My immediate reaction to the story is that I’m not fond of the use of 2nd person POV. It is hard to pull off and while I understand what might be the motivation behind it, it is still jarring. The constant use of ‘you’ immediately jumps out at me as an issue. Personally, of all the POV’s available to us as writers, I think this is best suited for 3rd person POV, though 1st person has its possibilities. Please bear in mind that this is my opinion only.
As far as the concept, I love it. I’ve actually toyed with the version of writing from the POV of the zombie, but have never started to tackle it. I commend you for doing so. I think, at least to me, rewriting it in 3rd person will clear many of the issues I have with this story. As it is, I personally could not read on.
Cathryn Leigh says
I found the use of You intriguing, perhaps it’s because I used to read choose your own adventure books, or perhaps it’s because I’m trying it out myself.
As I read these were some of the thoughts that came to mind.
1) “I” was in an opperating room, until it became clear that it was a morgue
2) “I” had become a vampire
3) I giggles at Die Zombie Die… even if it was “I” that was being blugoned.
I don’t know where you are going with this, but it’s an interesting start.
Cynthia Robertson says
You use the word ‘slowly’ 7 times in two paragraphs. Sometimes repetition is nice, when used to create music in language. But since this writing is not musical in any way, or literary, the over use of that word just feels like inattentiveness to your language use.
Is this going to be a humor piece? Or genuine horror? If it’s going to be humor, then the second person works. But if it’s meant to be genuine horror, it’s far too light and silly in tone.
I agree with much of what Marty says, about there being too much distance between the character and the sensations being described. Again, if it’s going to be a bit of silly spoof, then this might work out okay. but for serious horror you need to put the reader ‘right in it’, which this doesn’t do. If it’s meant to be scary, then first person might work better, and you would need to lose the humorous tone. I’m just not sure if that was intentional, or not.
Not at all scary, but somewhat funny, like the beginning of a good zombie spoof.
I liked the concept, the slow awakening, the realization of who/what you are. I’d stick with the POV, just drop some of the “you’s” and add more on the initial feelings as you come to “life”.
I found the repetitive short sentences annoying by the end, would have liked some longer ones to vary the pace. Would have liked a catchier first sentence, and the ending sort of hit me over the head, could have been a little more subtly phrased and I still would have got it.
RICHARD TORTORICI says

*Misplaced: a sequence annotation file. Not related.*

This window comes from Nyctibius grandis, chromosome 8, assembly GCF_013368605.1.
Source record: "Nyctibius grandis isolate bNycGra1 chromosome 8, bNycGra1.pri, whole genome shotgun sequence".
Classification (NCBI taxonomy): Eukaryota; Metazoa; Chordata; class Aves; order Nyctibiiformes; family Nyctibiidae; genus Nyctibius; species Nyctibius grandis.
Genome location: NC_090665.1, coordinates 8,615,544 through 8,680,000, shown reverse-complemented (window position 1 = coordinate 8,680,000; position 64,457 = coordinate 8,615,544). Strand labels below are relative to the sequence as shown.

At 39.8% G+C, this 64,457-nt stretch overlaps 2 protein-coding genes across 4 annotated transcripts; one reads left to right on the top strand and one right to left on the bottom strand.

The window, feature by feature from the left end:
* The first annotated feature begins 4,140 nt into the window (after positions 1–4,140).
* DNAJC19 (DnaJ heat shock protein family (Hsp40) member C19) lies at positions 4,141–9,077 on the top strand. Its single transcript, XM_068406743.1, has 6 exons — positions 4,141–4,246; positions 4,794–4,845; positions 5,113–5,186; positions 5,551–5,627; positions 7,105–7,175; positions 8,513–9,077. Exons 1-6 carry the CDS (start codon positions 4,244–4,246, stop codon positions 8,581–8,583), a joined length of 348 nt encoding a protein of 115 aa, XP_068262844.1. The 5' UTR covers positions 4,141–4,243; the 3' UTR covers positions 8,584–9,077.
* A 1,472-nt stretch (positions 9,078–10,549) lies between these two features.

I applaud the writer for venturing into the 2nd person POV. However, he overuses the pronoun to the extent that it takes away from the building tension. I suggest he use shorter sentences to build the mood; use less direct language for description. e.g.: he tells us about the stitches rather than leading us toward that conclusion. It’s an interesting effort, though he would be advised to take another look at editing it.
Ginger G says
This genre is foreign to me so you will need to take that into consideration.
I loved the “surprise” ending in the excerpt, revealing that “you” are indeed a zombie. I think the idea is cool. I just wonder how you can sustain this POV and keep the audience engaged for a extended period of time? Maybe you can, but it seems like a huge challenge to me. If you are committed to this POV, then I would make a gentle suggestion that the language needs to be less analytical. More sensuous, more descriptive.
I CAUTIOUSLY dive into this part of my critique, (I hate it when people “re-write” my stuff to help me:) As a reader I wanted the language to create a sense of slowness rather than the continual use of the word slow.
For example: “What is with this bed? It’s hard – hard and cold. And the pillow? Something is definitely wrong with the pillow. And the smell? It smells disgusting, like week old meat when the fridge has failed.” As a reader, this all came at me too fast.
Slow down a bit. Maybe try using more in depth description: “This bed. Bed? Wait, wait! Hard and uncomfortable, this is not your plush mattress. So hard you just want off. It’s cold, real cold, like a slab of ice, but dry. Ahhh, every back muscle is screaming. Willing your aching muscles to move, take a deep inhalation and. Yuck! What is that rancid smell? Meat. No, worse, rotten meat. Disgusting. The bile creeps up your throat. …Maybe the fridge failed?”